Goodale’s the Great
Before they were Trek Bicycle shops, our New Hampshire locations were owned and operated by a legendary figure with a lasting impact.
If Goodale’s most recent owner Bradford Hill put a dollar in the swear jar every time he said the f word, he could have retired a long time ago. But he probably would have just used the money to open more bike shops.
Goodale’s bike shop was founded 101 years ago, when Walt M. Goodale opened his first location in Nashua, New Hampshire.
Walt’s son Roscoe eventually took over the family business, and in 1966, he took a chance on a 12-year-old boy who was walking past the shop on his way home from school—offering him a job at Goodale’s starting that Saturday.
That young man was Brad Hill, the 6’3” most recent owner of Goodale’s, with a legacy even greater than his towering frame.
Brad had worked at the shop for about five years when Roscoe decided to retire. A natural salesman, Brad convinced his parents to invest in the shop, and the 16-year-old got to work turning Goodale’s into the well-renowned retailer it is today.
Brad quit high school, took up a second full-time job to cover costs, and slowly transformed the small shop and nine bikes he started with into three thriving locations in Nashua, Hooksett, and Concord.
Over the years, Brad has become a legend in the world of independent bike retailers, known for his considerable height, red suspenders, and—of course—his affinity for the f word.
It wasn’t long before John and Dick Burke took notice of this lofty entrepreneur. Brad’s shops were located in a relatively small city, but they were pushing huge volumes.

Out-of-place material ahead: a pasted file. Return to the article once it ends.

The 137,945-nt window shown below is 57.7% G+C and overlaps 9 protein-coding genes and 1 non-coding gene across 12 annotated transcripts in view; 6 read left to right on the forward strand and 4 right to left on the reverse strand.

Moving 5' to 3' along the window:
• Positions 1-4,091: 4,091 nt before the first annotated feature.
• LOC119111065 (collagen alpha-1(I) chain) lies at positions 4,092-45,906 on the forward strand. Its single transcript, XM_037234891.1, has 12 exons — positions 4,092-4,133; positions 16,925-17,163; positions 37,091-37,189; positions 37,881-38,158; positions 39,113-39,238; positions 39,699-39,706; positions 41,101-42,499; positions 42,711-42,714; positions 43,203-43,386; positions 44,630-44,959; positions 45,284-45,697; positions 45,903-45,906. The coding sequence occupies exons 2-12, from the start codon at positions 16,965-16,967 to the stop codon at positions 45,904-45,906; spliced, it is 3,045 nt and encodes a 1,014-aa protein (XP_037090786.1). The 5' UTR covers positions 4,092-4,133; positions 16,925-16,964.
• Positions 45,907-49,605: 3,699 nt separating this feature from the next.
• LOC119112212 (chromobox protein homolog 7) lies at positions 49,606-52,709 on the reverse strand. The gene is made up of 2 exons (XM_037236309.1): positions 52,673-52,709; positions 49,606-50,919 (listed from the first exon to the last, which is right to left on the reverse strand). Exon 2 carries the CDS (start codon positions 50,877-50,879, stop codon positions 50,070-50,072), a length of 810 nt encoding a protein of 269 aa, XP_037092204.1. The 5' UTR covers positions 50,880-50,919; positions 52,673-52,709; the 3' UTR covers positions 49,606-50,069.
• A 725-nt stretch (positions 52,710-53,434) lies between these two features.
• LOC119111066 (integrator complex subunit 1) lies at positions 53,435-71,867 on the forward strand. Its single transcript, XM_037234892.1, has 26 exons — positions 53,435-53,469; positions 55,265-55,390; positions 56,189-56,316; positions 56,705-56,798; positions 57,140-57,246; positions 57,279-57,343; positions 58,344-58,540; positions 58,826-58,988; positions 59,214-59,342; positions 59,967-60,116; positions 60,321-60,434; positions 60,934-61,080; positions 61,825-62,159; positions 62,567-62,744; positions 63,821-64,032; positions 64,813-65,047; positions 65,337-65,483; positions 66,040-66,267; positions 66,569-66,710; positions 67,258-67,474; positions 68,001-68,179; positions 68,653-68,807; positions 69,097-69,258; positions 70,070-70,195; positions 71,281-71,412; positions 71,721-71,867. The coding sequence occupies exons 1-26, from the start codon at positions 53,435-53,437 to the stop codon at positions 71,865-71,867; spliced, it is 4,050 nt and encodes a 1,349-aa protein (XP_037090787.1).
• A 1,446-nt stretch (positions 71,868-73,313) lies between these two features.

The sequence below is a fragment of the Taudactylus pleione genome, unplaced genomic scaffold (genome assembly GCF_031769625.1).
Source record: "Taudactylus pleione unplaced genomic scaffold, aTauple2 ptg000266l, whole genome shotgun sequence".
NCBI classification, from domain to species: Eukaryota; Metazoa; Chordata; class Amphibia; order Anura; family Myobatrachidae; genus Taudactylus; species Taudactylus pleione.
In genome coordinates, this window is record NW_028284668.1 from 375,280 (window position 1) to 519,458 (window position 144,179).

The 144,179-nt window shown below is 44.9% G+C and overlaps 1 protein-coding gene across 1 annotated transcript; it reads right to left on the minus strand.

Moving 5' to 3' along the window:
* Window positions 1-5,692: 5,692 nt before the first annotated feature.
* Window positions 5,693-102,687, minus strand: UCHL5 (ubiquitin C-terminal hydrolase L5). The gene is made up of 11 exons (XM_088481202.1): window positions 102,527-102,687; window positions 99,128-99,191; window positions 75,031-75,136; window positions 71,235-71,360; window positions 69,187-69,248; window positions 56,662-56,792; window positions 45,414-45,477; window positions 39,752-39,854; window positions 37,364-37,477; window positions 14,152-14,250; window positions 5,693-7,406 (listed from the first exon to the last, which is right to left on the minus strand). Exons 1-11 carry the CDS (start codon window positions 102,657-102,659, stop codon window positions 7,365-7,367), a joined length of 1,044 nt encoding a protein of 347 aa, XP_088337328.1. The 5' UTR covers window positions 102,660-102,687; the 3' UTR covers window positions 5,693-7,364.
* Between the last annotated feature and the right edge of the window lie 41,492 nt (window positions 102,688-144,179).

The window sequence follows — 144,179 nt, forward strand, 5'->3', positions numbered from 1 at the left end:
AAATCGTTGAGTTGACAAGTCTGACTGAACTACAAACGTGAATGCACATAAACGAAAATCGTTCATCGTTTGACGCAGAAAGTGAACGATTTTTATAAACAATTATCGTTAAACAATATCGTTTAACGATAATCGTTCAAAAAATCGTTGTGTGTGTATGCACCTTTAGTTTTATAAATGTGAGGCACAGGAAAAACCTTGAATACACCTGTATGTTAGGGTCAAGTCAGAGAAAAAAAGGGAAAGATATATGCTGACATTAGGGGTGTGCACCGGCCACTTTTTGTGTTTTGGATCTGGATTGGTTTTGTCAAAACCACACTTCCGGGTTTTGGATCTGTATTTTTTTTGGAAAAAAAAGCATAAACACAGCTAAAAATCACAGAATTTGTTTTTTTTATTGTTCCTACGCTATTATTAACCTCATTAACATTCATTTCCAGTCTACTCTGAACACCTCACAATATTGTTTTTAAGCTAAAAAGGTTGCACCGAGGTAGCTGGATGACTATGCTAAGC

The Burkes flew Brad out to Trek HQ in Waterloo, WI, and their relationship began. Over the years, Brad has been an integral part of countless conversations, offering advice and input on Trek’s own retail locations and the cycling industry as a whole.
So it only made sense that, when it came time for Brad to hand over the keys, he’d turn to the Burkes to carry on his legacy.
“I’m the second owner in 101 years, and I think the Burke family is gonna have it for the next 101,” Brad says about Trek’s acquisition of Goodale’s.
Brad trusts that Trek’s commitment to exceptional customer service will aid in upholding the pillars that led to Goodale’s reputation as one of the biggest and best bike shops around.
“Retail is not for wimps,” Brad says. “But there’s retail, and then there’s Brad’s way.”
And Brad’s way is what made Goodale’s so great in the first place. His business model relies on prioritizing fun, treating every customer fairly and equally, and getting every person who walks in the door on the right bike, with the right fit, right now.
“I wanna sell fun. I wanna sell enjoyment,” Brad says of his primary ambition.
Brad signed Goodale’s over to Trek exactly 49 years after he convinced his parents to purchase the shop, and he’s confident the brand will take good care of the three generations of customers he’s gotten to know like family.
And although we’re not as eager to say the f word, we swear we’ll make him proud.
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